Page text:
Award-winning science fiction author Poul Anderson dies at 74 08/02/2001
SAN FRANCISCO - Master science fiction writer Poul Anderson, author of futuristic tales of human courage, died of complications related to prostate cancer. He was 74.
Anderson died Tuesday at his home in Orinda, about 15 miles east of San Francisco.
Anderson was a former president of the Science Fiction and Fantasy Writers of America and a winner of three Nebula Awards and seven Hugo Awards.
In 1997, the writers group named him a Grandmaster, and last year he was inducted into the Science Fiction and Fantasy Hall of Fame.
Just last month, his novel "Genesis" won the John W. Campbell Award for the best science fiction novel of the year for 2000.
Other noted works include "Tau Zero," "Midsummer Tempest," "The Boat of a Million Years" and "The Enemy Stars."
Anderson, whose first name is pronounced "pole," grew up in Minnesota and Texas. He published his first story in 1947 while attending the University of Minnesota. After his marriage in 1953, he and his wife, Karen, moved to the San Francisco Bay area, where he lived for the rest of his life.
On Thursday, Karen Anderson remembered her husband as a writer who took the simplest observations and expanded on them in his books about imaginary lands and beings. Anderson's stories exemplified the bravery the writer saw around him and throughout history, she said.
"They showed the importance of honor and courage, the wonder of the universe and knowing about it through science," Ms. Anderson said. "Many scientists have told him they got their start by reading not just science fiction, but his science fiction."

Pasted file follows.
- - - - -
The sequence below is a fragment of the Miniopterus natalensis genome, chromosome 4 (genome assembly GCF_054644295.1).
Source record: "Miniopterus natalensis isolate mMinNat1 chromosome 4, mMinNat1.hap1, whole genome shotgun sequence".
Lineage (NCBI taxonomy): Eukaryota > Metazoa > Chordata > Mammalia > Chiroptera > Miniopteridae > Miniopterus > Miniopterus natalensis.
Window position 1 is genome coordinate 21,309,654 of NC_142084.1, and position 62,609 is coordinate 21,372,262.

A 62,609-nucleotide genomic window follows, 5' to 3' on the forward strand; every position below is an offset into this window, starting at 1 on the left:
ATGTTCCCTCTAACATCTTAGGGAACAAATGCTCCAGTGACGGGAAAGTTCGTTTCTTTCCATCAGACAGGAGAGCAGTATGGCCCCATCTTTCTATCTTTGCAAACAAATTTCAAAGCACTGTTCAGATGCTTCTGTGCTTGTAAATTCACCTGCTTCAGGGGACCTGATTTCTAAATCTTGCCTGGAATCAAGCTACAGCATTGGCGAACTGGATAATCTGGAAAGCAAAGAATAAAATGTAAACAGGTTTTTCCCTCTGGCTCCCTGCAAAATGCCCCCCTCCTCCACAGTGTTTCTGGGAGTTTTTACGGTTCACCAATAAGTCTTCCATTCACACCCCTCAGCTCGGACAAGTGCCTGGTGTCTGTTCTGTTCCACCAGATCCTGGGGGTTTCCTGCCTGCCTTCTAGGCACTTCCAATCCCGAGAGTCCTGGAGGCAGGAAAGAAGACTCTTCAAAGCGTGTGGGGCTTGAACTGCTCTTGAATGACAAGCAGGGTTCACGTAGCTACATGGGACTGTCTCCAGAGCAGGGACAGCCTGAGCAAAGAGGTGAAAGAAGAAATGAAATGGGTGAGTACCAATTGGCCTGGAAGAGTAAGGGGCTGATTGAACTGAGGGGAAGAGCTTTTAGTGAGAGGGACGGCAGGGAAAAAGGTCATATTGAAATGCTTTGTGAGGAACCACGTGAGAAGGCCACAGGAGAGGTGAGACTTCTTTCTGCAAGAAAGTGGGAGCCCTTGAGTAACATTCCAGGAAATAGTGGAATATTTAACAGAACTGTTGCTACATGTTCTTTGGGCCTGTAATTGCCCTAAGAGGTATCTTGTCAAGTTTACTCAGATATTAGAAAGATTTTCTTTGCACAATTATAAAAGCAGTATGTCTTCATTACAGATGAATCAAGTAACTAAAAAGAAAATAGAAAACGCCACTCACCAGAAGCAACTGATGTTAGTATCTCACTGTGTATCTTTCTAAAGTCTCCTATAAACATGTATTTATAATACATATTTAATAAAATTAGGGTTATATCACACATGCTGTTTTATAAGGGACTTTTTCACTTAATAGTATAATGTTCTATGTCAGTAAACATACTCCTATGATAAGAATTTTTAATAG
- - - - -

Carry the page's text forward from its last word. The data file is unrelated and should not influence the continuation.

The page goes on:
"The Boat of A Million Years" was an epic novel spanning past and future evolutions of humanity wherein some people naturally evolve to become immortal, only to find themselves ostracized by society.
In "Three Hearts and Three Lions" Anderson wrote of a modern-day engineer caught in a fantastical world of dragons and witches.
Though he wrote of technologically advanced civilizations, Anderson himself preferred the basics when constructing his stories.
"He used a typewriter up until last fall, always being too busy on the next story to learn how to use computers," his wife said.
Fellow science fiction greats Sir Arthur Clarke and Harlan Ellison each sent their condolences to the Anderson family.
Besides his wife, he is survived by a daughter; a brother; and two grandchildren. A memorial gathering was planned for Saturday at the First Unitarian Church in Oakland.